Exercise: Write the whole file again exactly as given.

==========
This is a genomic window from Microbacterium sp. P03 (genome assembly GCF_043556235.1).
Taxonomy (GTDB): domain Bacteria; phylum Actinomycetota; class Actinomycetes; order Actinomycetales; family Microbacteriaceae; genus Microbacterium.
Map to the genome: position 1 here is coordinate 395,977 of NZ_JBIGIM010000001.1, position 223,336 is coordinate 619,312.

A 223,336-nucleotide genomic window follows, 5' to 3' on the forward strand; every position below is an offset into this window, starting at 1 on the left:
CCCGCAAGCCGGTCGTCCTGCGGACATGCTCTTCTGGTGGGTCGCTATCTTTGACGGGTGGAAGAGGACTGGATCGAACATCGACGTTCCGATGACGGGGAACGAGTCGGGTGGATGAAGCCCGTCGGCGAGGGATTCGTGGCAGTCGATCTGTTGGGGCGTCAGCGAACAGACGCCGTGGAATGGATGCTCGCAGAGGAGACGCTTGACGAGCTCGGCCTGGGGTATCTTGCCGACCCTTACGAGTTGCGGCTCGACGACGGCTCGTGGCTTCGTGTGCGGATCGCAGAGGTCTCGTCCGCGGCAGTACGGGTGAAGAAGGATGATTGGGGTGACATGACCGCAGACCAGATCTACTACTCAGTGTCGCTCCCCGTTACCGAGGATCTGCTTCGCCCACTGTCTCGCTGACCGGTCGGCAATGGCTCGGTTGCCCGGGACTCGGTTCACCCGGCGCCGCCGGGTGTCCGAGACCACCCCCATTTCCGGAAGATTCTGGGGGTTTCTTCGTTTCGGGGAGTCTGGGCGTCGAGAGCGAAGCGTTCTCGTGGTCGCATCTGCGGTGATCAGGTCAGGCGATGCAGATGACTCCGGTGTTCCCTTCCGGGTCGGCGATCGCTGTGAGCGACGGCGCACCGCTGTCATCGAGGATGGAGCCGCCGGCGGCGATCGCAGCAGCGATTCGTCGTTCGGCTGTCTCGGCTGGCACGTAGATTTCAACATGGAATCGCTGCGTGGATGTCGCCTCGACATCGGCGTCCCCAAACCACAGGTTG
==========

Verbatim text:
This is a genomic window from Microbacterium sp. P03 (genome assembly GCF_043556235.1).
Taxonomy (GTDB): domain Bacteria; phylum Actinomycetota; class Actinomycetes; order Actinomycetales; family Microbacteriaceae; genus Microbacterium.
Map to the genome: position 1 here is coordinate 395,977 of NZ_JBIGIM010000001.1, position 223,336 is coordinate 619,312.

A 223,336-nucleotide genomic window follows, 5' to 3' on the forward strand; every position below is an offset into this window, starting at 1 on the left:
CCCGCAAGCCGGTCGTCCTGCGGACATGCTCTTCTGGTGGGTCGCTATCTTTGACGGGTGGAAGAGGACTGGATCGAACATCGACGTTCCGATGACGGGGAACGAGTCGGGTGGATGAAGCCCGTCGGCGAGGGATTCGTGGCAGTCGATCTGTTGGGGCGTCAGCGAACAGACGCCGTGGAATGGATGCTCGCAGAGGAGACGCTTGACGAGCTCGGCCTGGGGTATCTTGCCGACCCTTACGAGTTGCGGCTCGACGACGGCTCGTGGCTTCGTGTGCGGATCGCAGAGGTCTCGTCCGCGGCAGTACGGGTGAAGAAGGATGATTGGGGTGACATGACCGCAGACCAGATCTACTACTCAGTGTCGCTCCCCGTTACCGAGGATCTGCTTCGCCCACTGTCTCGCTGACCGGTCGGCAATGGCTCGGTTGCCCGGGACTCGGTTCACCCGGCGCCGCCGGGTGTCCGAGACCACCCCCATTTCCGGAAGATTCTGGGGGTTTCTTCGTTTCGGGGAGTCTGGGCGTCGAGAGCGAAGCGTTCTCGTGGTCGCATCTGCGGTGATCAGGTCAGGCGATGCAGATGACTCCGGTGTTCCCTTCCGGGTCGGCGATCGCTGTGAGCGACGGCGCACCGCTGTCATCGAGGATGGAGCCGCCGGCGGCGATCGCAGCAGCGATTCGTCGTTCGGCTGTCTCGGCTGGCACGTAGATTTCAACATGGAATCGCTGCGTGGATGTCGCCTCGACATCGGCGTCCCCAAACCACAGGTTG